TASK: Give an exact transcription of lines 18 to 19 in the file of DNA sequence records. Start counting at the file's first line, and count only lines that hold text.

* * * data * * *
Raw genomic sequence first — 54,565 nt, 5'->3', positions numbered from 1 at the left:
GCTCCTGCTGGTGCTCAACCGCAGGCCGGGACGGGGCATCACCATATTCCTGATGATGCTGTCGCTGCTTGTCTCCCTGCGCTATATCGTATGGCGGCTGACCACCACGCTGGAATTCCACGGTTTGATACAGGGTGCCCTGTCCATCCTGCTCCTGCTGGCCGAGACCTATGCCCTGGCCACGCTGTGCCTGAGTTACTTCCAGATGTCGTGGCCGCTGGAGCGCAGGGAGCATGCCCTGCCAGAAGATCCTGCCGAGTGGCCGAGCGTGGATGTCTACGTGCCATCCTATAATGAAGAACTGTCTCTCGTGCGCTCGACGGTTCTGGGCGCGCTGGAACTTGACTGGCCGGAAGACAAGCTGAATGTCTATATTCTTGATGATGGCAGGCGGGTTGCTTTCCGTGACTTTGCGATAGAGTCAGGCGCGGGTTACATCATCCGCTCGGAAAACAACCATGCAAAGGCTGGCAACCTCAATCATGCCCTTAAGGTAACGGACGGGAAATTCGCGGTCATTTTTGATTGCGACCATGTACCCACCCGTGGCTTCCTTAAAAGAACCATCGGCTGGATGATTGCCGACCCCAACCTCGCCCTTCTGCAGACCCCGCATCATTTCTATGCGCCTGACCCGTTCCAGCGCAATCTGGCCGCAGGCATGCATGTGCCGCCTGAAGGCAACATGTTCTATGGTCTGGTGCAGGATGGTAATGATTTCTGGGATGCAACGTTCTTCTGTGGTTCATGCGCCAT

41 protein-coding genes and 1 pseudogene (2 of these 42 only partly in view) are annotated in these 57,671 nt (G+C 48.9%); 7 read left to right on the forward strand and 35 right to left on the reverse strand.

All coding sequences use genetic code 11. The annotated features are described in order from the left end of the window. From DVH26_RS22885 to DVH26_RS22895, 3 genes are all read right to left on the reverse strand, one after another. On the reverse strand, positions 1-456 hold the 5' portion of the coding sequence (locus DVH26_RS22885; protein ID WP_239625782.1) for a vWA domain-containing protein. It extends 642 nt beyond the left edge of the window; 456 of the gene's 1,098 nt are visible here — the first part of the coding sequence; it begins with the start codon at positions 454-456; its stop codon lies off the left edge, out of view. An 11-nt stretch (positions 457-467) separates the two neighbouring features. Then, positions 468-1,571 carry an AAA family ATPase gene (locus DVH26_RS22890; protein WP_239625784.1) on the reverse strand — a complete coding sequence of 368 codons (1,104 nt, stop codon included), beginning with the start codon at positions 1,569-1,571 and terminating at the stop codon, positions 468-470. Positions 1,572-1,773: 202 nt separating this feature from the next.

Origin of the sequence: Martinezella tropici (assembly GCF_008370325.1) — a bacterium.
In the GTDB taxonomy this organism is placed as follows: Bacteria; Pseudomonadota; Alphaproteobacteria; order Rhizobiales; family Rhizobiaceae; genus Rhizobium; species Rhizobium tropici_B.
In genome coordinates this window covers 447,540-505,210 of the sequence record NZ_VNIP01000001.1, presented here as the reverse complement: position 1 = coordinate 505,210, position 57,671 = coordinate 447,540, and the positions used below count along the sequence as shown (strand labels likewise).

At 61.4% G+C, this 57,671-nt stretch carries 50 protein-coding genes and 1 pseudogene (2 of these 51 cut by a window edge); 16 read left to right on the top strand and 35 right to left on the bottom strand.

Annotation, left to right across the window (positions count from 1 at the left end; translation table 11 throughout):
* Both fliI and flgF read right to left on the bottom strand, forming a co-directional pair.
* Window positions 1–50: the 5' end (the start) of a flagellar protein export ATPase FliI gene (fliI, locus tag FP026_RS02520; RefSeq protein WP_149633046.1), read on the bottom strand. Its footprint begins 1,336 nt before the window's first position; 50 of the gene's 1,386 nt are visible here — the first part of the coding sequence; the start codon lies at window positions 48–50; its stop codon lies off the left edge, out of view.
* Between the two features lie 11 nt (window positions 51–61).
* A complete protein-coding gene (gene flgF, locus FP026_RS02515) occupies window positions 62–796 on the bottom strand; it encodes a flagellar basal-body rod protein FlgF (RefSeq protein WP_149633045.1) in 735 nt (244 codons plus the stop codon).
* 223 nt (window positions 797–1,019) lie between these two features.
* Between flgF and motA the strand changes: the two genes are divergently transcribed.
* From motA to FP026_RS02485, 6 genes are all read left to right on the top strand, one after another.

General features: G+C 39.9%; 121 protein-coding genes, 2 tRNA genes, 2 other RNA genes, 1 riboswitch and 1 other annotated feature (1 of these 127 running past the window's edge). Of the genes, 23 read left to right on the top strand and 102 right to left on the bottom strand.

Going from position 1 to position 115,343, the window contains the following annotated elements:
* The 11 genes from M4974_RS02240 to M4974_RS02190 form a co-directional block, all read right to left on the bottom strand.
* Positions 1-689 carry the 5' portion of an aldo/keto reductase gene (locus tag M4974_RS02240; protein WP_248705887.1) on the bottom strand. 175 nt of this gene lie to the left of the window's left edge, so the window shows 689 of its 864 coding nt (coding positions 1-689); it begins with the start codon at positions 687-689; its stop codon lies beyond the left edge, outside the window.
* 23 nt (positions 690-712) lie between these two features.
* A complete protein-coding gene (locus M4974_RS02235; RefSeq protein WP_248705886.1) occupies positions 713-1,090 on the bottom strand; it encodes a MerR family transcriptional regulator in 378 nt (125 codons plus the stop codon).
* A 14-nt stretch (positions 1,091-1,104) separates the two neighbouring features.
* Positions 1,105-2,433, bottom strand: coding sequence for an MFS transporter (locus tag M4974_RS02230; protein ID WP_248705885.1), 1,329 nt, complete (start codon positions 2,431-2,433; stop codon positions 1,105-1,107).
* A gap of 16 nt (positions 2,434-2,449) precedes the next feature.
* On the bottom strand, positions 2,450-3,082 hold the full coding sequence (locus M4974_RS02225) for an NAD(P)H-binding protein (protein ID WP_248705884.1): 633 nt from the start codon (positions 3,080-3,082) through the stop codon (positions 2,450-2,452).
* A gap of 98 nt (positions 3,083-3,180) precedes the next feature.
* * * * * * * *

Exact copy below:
Going from position 1 to position 115,343, the window contains the following annotated elements:
* The 11 genes from M4974_RS02240 to M4974_RS02190 form a co-directional block, all read right to left on the bottom strand.